Gum disease is related to whole-body health. Dr. Nammy Patel, founder of Green Dentistry, discusses how gum disease happens and what patients can do to treat it at the dentist’s office and at home. Listen or read more to find out about the link between gum disease and whole-body health.
John Maher: Hi, I’m John Maher, and I’m here today with Dr. Nammy Patel, founder of Green Dentistry in San Francisco, California, helping patients recognize the vital connection between dental health and whole-body health. Today, our topic is gum disease and whole-body health. Welcome, Dr. Nammy.
Dr. Nammy Patel: Hi John. How are you?
John: Good, thanks. So, Dr. Nammy, what is gum disease and what are some of its symptoms?
Dr. Nammy: Gum disease is bleeding gums and loss of bone, and it’s usually notated by patients saying, “I have bad breath that I can’t seem to get rid of,” or, “When I brush my teeth, it’s bleeding,” or “My teeth are loose, my gums are pulling away.” And those are the common things that I hear from my patients. Or a lot of times, patients don’t even know they have gum disease. You know, they just come in and say, “I haven’t been to a dentist in a year and a half to two years.” And that’s usually the amount of time it takes when all these sugar bugs start creeping up and start getting stuck around the teeth and start eating away the bones. So that is what gum disease is.
Bone Loss is a Symptom of Gum Disease
John: So, you said that one of the symptoms is loss of bone. What bone are you talking about in the mouth?
Dr. Nammy: So, the teeth are actually just like a tree. Trees held in place by soil, the tooth is held in place by bone. So, we actually have a little socket, and our tooth actually goes in a socket, and the bone is where it’s like the infrastructure.
John: So, if you lose some of that bone, then your teeth, like you said, start to wiggle and could even come out.
Dr. Nammy: Yes.
Complications of Untreated Gum Disease
John: All right. So, what are some oral complications that gum disease causes if it’s left untreated?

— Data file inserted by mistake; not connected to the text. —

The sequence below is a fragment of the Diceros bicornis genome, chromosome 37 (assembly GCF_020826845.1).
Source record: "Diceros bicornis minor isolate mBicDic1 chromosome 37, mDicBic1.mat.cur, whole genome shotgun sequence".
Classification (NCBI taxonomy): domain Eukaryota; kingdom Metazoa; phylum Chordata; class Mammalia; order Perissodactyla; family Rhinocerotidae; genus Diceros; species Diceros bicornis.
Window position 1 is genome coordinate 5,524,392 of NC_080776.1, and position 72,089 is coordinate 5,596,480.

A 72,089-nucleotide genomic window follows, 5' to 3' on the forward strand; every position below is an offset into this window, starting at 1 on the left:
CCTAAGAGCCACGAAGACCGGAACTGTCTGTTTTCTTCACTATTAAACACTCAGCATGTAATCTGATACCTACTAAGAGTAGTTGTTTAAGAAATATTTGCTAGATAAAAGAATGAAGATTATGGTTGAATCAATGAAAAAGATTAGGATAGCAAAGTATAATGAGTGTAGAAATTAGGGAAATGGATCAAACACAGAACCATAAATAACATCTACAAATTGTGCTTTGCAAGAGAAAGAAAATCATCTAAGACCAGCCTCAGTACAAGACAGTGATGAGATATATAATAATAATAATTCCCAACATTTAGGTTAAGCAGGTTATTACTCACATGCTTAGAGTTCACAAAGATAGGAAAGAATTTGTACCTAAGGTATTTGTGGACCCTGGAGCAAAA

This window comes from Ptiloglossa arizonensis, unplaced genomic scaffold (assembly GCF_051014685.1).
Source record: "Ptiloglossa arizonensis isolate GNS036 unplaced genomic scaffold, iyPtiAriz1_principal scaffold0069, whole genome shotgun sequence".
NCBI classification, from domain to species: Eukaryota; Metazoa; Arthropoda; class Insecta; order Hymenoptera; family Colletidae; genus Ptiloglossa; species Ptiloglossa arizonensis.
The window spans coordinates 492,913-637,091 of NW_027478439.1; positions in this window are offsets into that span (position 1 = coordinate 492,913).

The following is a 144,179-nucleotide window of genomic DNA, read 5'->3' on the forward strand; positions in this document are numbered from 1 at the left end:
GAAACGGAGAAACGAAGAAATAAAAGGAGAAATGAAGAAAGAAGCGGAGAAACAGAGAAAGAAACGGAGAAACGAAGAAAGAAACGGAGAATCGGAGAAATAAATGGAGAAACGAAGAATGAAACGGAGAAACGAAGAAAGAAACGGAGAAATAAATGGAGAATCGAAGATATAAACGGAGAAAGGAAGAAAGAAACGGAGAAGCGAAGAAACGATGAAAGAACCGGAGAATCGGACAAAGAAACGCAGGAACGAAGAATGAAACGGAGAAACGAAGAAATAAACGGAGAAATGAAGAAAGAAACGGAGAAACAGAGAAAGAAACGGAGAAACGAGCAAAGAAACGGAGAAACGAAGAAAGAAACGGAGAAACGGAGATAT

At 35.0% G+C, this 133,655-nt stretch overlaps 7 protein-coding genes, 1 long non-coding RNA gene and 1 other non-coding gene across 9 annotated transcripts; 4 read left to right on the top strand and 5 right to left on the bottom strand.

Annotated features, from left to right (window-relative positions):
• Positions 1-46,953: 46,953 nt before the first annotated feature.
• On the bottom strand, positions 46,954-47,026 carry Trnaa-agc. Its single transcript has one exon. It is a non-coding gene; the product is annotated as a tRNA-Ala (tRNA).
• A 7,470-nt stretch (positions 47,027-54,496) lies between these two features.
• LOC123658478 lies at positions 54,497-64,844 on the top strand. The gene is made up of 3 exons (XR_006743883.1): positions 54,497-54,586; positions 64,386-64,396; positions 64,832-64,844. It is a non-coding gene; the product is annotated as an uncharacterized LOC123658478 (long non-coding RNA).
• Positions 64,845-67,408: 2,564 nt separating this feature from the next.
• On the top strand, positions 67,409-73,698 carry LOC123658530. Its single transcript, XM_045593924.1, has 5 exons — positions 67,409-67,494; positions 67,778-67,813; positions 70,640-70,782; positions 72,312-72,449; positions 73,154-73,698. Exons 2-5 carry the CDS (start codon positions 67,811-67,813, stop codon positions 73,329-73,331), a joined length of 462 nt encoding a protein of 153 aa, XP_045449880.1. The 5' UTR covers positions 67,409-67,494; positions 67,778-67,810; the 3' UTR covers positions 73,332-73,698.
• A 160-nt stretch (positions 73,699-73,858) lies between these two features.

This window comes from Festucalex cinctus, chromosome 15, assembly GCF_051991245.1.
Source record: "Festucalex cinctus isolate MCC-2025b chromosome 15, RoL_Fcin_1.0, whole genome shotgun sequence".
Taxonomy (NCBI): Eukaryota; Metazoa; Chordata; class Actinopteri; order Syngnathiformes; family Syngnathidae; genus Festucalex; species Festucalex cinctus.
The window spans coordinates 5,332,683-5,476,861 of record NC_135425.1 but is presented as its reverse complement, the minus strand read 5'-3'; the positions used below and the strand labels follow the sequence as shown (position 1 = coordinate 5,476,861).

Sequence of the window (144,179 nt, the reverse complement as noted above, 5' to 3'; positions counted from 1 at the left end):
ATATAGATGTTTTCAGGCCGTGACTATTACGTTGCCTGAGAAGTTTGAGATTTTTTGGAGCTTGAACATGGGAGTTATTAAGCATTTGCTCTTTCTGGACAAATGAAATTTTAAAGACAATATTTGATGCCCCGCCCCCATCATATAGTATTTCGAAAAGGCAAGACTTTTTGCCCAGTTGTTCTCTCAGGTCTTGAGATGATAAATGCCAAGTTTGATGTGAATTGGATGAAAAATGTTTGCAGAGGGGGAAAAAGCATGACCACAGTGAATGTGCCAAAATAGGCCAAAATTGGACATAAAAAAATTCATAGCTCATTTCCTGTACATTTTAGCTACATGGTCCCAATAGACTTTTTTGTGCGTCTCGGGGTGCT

Dr. Nammy: The oral complications most commonly are loose teeth and then teeth falling out. Also, when the bacteria, so here’s what happens, you eat and then there’s bacteria in the mouth because there’s carbohydrates, you know, the bacteria is going to eat, as well. You brush and floss, come in six months, not a big deal. When you’re not able to do that, also, if you’re taking any sort of medications, if there’s dry mouth, if you’re vaping, if you’ve got an immune disorder, anything along those lines, these bacteria end up dividing a lot more. As they divide, they release acids and those acids eat away the tooth and cause something called cavity. And then these acids basically dissolve the bone structure or the soil of the tree, and that’s how you end up losing bone.
And that’s what makes the teeth loose and will cause tooth loss, which has a huge detriment on the whole body. What actually happened, or there’s a scientific fact that is proven that people who keep their teeth live an extra 10 years. And it’s because when you have your teeth you can chew, you can get the leafy greens, which is, you’ve got to get all the antioxidants so that way your immune system can be at optimal function and it can fight disease. And that way you live longer.
Unhealthy Gums Lead to Unhealthy Bodies
John: So is that the biggest way that gum disease can affect the body, is in terms of, you know, changing the eating habits of people and therefore that’s affecting your overall body health? Or are there other ways that gum disease can affect the body?